Wednesday, October 7, 2015

Disappearing Nine-Patch

Disappearing Nine-Patch
Quilt of Valor
58 x 72

Disappearing Nine-Patch was made from 5-inch squares of fabric from previous Quilts of Valor. It is QOV #75 - a complete list of quilts made for this program can be seen here.

Tuesday, October 6, 2015

How Sweet

Frame filled with honey and sealed with wax
A few weeks ago, I went to Doug and Sheila's house to watch the honey extraction process. Doug is a  hobby bee-keeper with a few hives.

super with frames filled with honey
Before I arrived, Doug had removed a super from one of his hives. The super holds eight frames that the bees fill with honeycombs and then with honey. The tool on the top right is used to pry the frames out of the super.
Doug uses a heated knife to trim the wax off of the
honey-filled frame
As shown in the photo at the top of this post, the frames are sealed with a layer of wax that needs to be trimmed before the honey can be extracted. Doug has a heated knife that he uses to slice the wax off of the frame. The wax is saved and given to a local individual who uses it to make other products.

trimmed frames are placed in a spinner. 
As Doug turns the handle on the spinner, the centrifugal force pulls the honey
 from the frame. A drain at the bottom of the spinner is opened, and the honey
is then filtered to remove any foreign matter.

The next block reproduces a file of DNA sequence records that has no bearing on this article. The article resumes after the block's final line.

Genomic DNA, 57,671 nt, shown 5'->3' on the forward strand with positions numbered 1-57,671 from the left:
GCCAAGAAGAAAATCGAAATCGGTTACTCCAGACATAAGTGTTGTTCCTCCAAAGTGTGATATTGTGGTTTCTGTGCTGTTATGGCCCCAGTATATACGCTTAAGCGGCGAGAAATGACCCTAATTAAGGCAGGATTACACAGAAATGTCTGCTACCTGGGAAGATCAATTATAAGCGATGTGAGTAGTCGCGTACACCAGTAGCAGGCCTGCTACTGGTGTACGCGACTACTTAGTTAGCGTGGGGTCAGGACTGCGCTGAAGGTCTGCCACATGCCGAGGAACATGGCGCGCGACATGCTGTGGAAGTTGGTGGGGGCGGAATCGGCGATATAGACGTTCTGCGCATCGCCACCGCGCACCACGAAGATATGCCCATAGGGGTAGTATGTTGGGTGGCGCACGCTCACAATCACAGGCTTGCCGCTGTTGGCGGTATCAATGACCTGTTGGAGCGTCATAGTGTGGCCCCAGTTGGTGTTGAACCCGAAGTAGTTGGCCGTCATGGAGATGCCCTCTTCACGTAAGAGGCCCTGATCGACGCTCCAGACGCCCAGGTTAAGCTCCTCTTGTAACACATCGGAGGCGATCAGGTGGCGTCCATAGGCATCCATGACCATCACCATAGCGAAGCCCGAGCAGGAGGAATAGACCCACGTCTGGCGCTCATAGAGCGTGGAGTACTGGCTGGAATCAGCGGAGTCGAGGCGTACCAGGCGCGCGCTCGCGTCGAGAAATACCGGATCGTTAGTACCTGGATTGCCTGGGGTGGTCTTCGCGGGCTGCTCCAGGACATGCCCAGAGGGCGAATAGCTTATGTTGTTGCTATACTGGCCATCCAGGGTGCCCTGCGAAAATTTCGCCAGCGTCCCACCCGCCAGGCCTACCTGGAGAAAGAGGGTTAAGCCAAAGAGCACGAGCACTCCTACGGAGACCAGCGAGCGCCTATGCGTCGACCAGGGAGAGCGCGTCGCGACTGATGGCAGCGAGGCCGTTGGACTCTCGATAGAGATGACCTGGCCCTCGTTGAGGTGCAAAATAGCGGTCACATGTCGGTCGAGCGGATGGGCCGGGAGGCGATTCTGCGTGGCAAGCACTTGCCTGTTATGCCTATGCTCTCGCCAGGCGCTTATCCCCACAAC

Doug said that commercial bee-keepers have large electric spinners that spin numerous frames at one time.

Pure golden honey 

The honey from the Wind River Valley is a light, golden color with a mild flavor.

Obviously, I wasn't the only one observing the extraction process
We ventured out to Doug's Bee-yard, too. . .

The hives were active and humming
Doug explained that the queen is located in the bottom box of each hive. The boxes on top (supers) contain the honey that each hive is making and storing. See the short hive right of center with the different shaped top? It is a new design that Doug is trying.

Want a closer look?

We walked behind the hives, and Doug removed the back panel to check the progress of the hive. From the short time he's had this particular hive, Doug said he was not impressed with the amount of honey inside. The new feature on this hive is that the honey can be extracted directly without spinning.

Seeing the extraction process again was fascinating. Thank you Doug for allowing me to watch you extract the honey and for allowing me to take photos of the process for this post. It was a "sweet" afternoon.

Yes, I came home with some fresh honey, and it is delicious!

Monday, October 5, 2015

Loose Change

Loose Change
Quilt of Valor
57 x 72
Loose Change was made from "coin" strips and scraps from previous Quilts of Valor, and the navy-blue floral border is yardage purchased at the Kansas Troubles shop in Bennington, KS where we stopped on the August road trip.

The process of making "coins" can be seen here.  You may remember that I made another coin quilt recently:  E pluribus unum.

Loose Change is Quilt of Valor #74.

Friday, October 2, 2015